Preoperative orthostatic hypotension was an independent risk factor for postoperative delirium in this study. The incidence of orthostatic hypotension in PD is as high as 20%–50%, and a considerable number of patients do not show obvious symptoms, so the appropriate treatment is delayed [39]. The relationship between orthostatic hypotension and postoperative delirium is not clear. Only one prospective cohort study has shown that delirium in the elderly may be related to abnormal autonomic nervous system responses to head-up tilt testing [40]. However, other studies have shown that orthostatic hypotension is related to cognitive impairment and can also increase the risk of dementia [4143]. The possible mechanism is related to long-term, repeated cerebral hypoperfusion or age-related progressive impairment of the brain’s ability to automatically regulate cerebral blood flow. While DBS surgery needs to avoid intracranial hemorrhage caused by high blood pressure, it is also necessary to avoid hypotension throughout the perioperative period, which needs to be considered. According to the results of our study, for PD patients with orthostatic hypotension, multidisciplinary treatment should be carried out to actively prevent hypotension (wearing elastic mesh stockings, adjusting antiparkinsonian drugs and other drugs that can cause hypotension, vasoactive drugs to control blood pressure to avoid low or high blood pressure, and monitoring of blood pressure level in the ICU when recovering antiparkinsonian drugs after DBS) [23]. In particular, intraoperative hypotension is associated with postoperative delirium [27], but in this study, due to the routine use of low-dose norepinephrine to maintain blood pressure during anesthesia, we had fewer patients with intraoperative hypotension. Therefore, we were unable to study the effect of intraoperative hypotension on postoperative delirium.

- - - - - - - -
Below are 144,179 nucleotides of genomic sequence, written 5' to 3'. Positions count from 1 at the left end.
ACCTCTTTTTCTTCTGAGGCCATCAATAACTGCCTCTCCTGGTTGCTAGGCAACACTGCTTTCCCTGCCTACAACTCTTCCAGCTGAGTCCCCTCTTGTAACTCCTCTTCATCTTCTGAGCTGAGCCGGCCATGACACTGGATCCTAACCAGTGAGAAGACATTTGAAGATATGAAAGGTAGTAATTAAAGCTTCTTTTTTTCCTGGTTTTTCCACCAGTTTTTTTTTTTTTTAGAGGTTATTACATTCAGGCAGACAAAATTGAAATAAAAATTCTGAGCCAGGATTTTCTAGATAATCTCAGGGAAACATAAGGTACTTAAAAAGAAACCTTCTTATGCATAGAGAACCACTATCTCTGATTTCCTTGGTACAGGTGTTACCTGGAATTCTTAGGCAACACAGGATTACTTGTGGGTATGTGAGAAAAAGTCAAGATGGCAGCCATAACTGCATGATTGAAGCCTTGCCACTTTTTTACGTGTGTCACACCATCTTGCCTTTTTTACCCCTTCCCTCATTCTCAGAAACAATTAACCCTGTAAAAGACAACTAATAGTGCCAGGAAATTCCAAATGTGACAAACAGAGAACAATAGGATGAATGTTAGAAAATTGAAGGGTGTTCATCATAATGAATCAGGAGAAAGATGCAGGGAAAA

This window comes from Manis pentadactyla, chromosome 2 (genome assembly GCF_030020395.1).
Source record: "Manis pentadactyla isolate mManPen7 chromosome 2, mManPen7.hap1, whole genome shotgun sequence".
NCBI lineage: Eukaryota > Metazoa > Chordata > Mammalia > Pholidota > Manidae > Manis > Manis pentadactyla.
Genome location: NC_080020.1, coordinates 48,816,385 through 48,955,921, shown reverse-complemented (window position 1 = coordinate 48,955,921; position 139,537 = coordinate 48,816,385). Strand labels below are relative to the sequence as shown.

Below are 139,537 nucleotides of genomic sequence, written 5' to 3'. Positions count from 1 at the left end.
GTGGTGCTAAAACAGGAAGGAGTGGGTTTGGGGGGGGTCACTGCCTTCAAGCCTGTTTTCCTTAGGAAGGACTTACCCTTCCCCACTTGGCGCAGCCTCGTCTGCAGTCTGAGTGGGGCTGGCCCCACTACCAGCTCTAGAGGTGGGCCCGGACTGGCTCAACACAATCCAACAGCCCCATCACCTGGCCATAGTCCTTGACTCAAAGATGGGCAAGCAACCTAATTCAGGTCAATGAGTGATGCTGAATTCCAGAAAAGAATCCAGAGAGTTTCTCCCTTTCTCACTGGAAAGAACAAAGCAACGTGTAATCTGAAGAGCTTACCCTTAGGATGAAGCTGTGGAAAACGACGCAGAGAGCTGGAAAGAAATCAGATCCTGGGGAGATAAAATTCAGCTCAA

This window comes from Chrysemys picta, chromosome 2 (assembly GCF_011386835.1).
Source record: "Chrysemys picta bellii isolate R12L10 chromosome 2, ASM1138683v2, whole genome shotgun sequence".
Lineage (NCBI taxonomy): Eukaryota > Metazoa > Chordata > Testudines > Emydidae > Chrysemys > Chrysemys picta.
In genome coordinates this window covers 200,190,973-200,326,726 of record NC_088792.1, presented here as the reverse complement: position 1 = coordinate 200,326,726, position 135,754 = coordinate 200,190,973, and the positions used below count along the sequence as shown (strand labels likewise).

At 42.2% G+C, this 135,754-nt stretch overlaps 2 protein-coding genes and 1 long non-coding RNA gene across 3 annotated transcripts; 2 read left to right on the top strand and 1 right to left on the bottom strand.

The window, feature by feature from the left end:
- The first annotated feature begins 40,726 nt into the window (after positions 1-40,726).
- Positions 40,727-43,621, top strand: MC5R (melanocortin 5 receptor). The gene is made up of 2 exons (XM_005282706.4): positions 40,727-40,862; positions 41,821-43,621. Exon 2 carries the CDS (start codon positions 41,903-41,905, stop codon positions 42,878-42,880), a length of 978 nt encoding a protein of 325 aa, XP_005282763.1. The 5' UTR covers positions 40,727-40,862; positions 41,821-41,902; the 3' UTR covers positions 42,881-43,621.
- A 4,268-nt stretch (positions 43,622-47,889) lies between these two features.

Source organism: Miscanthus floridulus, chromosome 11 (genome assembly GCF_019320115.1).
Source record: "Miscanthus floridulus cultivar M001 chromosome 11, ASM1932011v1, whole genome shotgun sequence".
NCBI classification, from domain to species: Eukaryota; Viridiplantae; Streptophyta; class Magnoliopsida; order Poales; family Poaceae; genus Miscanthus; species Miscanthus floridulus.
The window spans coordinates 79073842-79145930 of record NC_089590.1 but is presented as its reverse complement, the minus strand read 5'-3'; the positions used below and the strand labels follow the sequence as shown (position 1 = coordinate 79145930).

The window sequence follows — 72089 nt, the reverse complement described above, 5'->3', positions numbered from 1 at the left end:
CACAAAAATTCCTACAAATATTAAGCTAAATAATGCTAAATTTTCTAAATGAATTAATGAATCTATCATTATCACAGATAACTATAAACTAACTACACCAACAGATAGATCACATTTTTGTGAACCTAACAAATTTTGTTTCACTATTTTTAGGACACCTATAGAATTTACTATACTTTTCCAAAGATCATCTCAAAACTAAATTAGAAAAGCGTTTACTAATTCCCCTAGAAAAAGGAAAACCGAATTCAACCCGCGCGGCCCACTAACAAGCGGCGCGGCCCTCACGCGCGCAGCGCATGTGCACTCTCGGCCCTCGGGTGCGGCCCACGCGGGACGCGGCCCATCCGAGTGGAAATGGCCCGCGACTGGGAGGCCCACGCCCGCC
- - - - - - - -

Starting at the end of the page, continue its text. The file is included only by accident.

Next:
Preoperative MRI showed silent brain ischemia and cerebral infarction, which could predict the increased risk of postoperative delirium. This finding is similar to the results of previous studies on the prediction of postoperative delirium in DBS [10, 11]. Microembolization is considered an important factor leading to postoperative delirium, and there may be many mechanisms for its occurrence [44]. Cerebral embolism with cholesterol can change the permeability of the blood-brain barrier and activate microglia [45]. In addition, it may also be related to synaptic and neuronal dysfunction caused by proinflammatory cytokines.